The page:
Installing an IBM product using the IBM Installation Manager
To install a product such as WebSphere Application Server 188.8.131.52 Liberty Profile we first need to install IBM Installation Manager (IM). WAS 8.5.5 required a minimum of IM version 1.6.2, but below I have chosen to use the latest version of IBM Installation Manager which we can locate via this main IM support landing page, mentioned in the next section
You can get the PDF version here: Command line install for IBM Installation Manager
Installing Installation Manager
Most of the core reference documentation can be located at dedicated support URLs for any given product, or you can refer to the product sections of the IBM Knowledge Centre. IBM has improved and restricted its support documentation presentation. In fact, it is really good now and much easier to navigate around than ever before.
I have recently noticed, that most IBM products now have a dedicated support landing page. An example is the URL below, which is the main support page for IBM Installation Manager.
Also on this page we also find the download for the IBM Packaging Utility, which we will cover later in this guide, where we explain how you can use a web source to acquire the files required for your installation and have then downloaded into a local repository that IM can access.
- Click on the link Download Document to navigate to the download landing page.
- Click on the FC link to navigate to Fix Central location
Select the Installer that’s meets your operating system, I have chosen the Linux X86_64 as I am using CentOS 7 as my preferred OS. Now CentOS 7 is not a supported platform, so please refer to the Appendix to add the required dependencies to ensure that IM will install and also run.
- Select the download and click Continue
You will be presented with a page that will launch the IBM Download Manager which will manage the download.
- Click Download Now
The IBM Download Manager will launch and the file called agent.installer.linux.gtk.x86_64_1.8.1000.20141126_2002.zip will be downloaded.
Copy the zip file to your appropriate installation store on your Linux Server/Desktop
I unpacked the zip file using the CentOS unzip command into a folder called /var/apps/installs/IM1.8.1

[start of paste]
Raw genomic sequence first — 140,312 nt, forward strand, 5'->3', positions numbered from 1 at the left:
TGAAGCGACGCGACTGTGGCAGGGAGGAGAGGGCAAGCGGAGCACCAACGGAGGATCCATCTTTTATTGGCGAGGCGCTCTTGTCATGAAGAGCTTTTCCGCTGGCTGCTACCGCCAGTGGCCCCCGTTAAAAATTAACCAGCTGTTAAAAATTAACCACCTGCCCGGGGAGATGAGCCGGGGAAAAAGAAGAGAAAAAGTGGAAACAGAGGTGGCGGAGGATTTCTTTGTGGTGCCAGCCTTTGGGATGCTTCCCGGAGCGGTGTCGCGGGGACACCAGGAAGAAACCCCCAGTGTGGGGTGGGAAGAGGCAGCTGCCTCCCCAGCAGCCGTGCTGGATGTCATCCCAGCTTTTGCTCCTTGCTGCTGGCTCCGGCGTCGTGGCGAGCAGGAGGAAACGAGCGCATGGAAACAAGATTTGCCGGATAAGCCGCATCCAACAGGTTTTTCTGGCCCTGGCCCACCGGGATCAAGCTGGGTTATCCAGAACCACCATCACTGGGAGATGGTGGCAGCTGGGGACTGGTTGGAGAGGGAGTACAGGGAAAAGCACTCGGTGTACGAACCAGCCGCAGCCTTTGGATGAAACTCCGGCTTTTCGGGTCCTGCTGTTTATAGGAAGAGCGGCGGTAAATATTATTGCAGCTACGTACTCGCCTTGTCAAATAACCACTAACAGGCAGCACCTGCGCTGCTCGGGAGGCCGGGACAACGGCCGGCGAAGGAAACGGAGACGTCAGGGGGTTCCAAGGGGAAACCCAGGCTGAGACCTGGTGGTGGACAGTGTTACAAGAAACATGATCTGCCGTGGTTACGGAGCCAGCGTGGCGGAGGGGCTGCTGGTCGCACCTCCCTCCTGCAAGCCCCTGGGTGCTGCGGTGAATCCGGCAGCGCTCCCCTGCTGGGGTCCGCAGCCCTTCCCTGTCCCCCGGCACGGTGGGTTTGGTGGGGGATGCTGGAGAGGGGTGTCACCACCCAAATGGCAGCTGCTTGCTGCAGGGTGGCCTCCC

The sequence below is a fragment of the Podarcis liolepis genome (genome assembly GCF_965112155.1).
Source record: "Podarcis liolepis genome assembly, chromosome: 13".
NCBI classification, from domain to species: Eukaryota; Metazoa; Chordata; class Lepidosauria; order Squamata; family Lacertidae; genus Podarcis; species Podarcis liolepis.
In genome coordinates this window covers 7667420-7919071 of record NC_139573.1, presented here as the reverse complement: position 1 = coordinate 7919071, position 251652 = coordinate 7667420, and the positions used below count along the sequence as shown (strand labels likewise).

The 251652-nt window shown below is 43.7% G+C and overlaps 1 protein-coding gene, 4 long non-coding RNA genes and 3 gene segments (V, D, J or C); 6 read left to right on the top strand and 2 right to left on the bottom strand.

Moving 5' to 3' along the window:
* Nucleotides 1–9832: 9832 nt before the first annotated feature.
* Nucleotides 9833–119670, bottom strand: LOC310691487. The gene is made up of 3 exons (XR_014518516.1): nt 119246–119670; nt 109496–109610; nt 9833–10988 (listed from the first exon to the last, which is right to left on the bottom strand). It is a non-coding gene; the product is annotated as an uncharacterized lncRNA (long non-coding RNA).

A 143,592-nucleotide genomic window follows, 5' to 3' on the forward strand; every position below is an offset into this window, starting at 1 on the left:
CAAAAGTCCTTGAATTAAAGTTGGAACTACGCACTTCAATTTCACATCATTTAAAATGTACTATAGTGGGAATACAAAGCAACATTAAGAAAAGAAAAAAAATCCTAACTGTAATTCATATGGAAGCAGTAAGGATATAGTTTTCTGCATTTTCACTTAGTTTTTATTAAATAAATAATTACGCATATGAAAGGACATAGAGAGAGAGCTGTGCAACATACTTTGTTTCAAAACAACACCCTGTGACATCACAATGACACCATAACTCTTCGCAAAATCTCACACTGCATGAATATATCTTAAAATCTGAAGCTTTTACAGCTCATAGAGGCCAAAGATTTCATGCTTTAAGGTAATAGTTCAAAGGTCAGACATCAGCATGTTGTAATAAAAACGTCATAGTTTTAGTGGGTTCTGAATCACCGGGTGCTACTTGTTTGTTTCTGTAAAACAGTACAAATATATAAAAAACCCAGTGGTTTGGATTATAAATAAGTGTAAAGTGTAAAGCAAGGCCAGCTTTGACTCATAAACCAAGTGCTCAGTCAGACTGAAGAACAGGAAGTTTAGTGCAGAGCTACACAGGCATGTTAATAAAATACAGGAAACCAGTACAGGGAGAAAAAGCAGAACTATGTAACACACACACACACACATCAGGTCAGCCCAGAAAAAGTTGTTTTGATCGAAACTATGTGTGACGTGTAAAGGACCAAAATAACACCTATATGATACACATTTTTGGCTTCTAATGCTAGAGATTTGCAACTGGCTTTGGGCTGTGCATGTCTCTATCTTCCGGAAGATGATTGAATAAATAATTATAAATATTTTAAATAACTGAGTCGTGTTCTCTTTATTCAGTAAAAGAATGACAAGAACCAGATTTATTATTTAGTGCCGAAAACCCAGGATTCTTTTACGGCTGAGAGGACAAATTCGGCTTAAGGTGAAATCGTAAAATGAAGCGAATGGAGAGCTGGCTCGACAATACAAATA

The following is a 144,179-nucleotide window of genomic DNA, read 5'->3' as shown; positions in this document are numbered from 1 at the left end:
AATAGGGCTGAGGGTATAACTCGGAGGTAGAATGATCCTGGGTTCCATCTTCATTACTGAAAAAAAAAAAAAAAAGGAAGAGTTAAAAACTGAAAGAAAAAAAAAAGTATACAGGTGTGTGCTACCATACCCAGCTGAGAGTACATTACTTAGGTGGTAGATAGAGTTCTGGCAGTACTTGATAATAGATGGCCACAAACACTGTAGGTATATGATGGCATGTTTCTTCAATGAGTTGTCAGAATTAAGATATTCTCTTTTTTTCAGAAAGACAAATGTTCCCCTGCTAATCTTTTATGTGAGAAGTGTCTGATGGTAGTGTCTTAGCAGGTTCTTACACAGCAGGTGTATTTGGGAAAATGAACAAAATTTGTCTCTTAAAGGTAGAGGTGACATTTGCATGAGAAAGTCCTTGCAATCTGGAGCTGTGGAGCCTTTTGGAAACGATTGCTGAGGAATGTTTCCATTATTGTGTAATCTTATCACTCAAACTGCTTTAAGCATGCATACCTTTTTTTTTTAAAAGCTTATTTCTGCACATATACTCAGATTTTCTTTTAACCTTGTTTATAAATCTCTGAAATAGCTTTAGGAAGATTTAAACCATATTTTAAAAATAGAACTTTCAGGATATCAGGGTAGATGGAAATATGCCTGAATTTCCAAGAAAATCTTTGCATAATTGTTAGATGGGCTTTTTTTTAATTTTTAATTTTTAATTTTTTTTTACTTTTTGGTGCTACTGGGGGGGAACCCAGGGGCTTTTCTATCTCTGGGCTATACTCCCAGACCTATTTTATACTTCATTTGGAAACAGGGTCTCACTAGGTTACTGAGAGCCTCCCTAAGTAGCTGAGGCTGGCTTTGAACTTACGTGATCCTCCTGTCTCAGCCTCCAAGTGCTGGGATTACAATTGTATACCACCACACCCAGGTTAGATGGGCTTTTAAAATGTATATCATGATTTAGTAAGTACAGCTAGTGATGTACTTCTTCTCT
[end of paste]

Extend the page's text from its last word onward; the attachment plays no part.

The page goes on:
But you can use whatever standard that is appropriate to your requirements. Typically organizations have a standard approach to manageable/extendable virtual file-systems
Now that you have the installation kit expanded, you will need to choose the syntax, depending on the security requirements of your Linux OS.
|./installc -log log_file -acceptLicense||./userinstc -log log_file -acceptLicense||./groupinstc -dataLocation application_data_location -log log_file -acceptLicense|
Note: The -dataLocation option is required for group mode when you install Installation Manager. The installed instance of Installation Manager uses the stored location each time you start Installation Manager. This stored location was specified by the -dataLocation option during the installation. You do not need to use the -datalocation option to start Installation Manager in group mode.
Use the -installationDirectory directory option to specify a non-default installation directory. For Group mode, specify a directory as described in Group mode roadmaps and silent installations.
An example syntax is displayed below
- Run the required installc command as root. (We are using a root user in this document).
|./installc -log ./logs/im_1.8.1_install_log.xml -acceptLicense|
This command installs and logs to a file called /im_1.8.1_install_log.xml in a logs folder within the installation kit directory.
|Installed com.ibm.cic.agent_1.8.1000.20141126_2002 to the /opt/IBM/InstallationManager/eclipse directory.|
I often to a quick cat of the logs to ensure not errors are logged. See an example below.
Generally a successful installation of IM will create the following example log contents in the log file
|[root@localhost IM1.8.1]# cat logs/im_1.8.1_install_log.xml
<?xml version=’1.0′ encoding=’UTF-8′?>
Now since we have used root, we presume that this is allowed by the system admins. Often organizations, will lock down the OS and you will have to either have sudo rights, or use a predefined non admin account/group. For example wasadmin:wasadmin or equivalent.
If you have a Linux desktop ie XSession capability, I would not try and run the IM as a GUI, but there is no need if you have no desktop.
Example of verifying the running of IM as a GUI
We have now completed the installation of IBM Installation Manager, now we can install WAS silently etc.
In the modern world of 2015, I must say I am impressed by IBMs new approach to Knowledge access. Their new Knowledge Centre design is awesome to say the least!, Useful and the search works. Must because Lotus/Domino is not used! It is a wicked new upgrade to accessing information and I am very happy. Everyone knows how hard I am to please when it comes to IBM LOL. I think this is what we have been looking for as Middleware professionals using IBMs products.
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